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Nigeria, others lose as imports of digitisable products hit $139b

As concerns mount over the future of digitally delivered products, Nigeria and other developing nations have lost about $10b, as imports of digitisable products hit $139b.

A report by the United Nations yesterday was uncertain if the items in question, especially those requested online, should be exempted from duty payments due to emerging development.

Senior Economic Affairs Officer, United Nations Conference on Trade and Development (UNCTAD), Rashmi Banga, in the document observed that with the digital revolution, more products were leaving their physical carriers and trading online.

According to the analysis, while movies and music go in CDs and CD-ROMs, technology had advanced digital trading with books now exchanging as e-books, and video games downloaded or played online.

It pointed out that although tariffs apply to physical imports of these products, the online version, on the other hand, escape levies, as the World Trade Organisation (WTO) e-commerce moratorium bans countries from imposing taxes on electronic transmissions.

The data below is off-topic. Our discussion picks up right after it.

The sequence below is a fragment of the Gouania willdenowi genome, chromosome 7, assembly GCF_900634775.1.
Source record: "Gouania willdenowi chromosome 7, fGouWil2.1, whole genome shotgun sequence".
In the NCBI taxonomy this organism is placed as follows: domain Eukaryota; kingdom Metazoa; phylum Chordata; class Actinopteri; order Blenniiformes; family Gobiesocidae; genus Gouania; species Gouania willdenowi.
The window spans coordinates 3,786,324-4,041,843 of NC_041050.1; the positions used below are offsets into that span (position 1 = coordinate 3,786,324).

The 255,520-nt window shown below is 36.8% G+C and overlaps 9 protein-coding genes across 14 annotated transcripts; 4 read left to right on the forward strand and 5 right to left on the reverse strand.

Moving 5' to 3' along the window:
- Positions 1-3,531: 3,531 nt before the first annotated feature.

The UNCTAD estimated that the potential revenue losses to developing countries due to the suspension was $10 billion in 2017, stressing that a decision on continuing with the decision or otherwise would be taken at the 12th WTO Ministerial Conference next year.

With the ravaging COVID-19 pandemic, Banga noted that prolonged lockdowns had led to an exponential rise in importation of digitalised luxury items like movies, music, video games and other printed matters.

The WTO had categorised digitisable goods to include sound recordings, audiovisual works, video games– computer software and other literary works.

The global agency also identified 30 digitisable materials with their Harmonised System (HS) codes and associated tariffs, estimating that the physical trade of these items had been falling at a yearly rate of 2.7 per cent since 2000.

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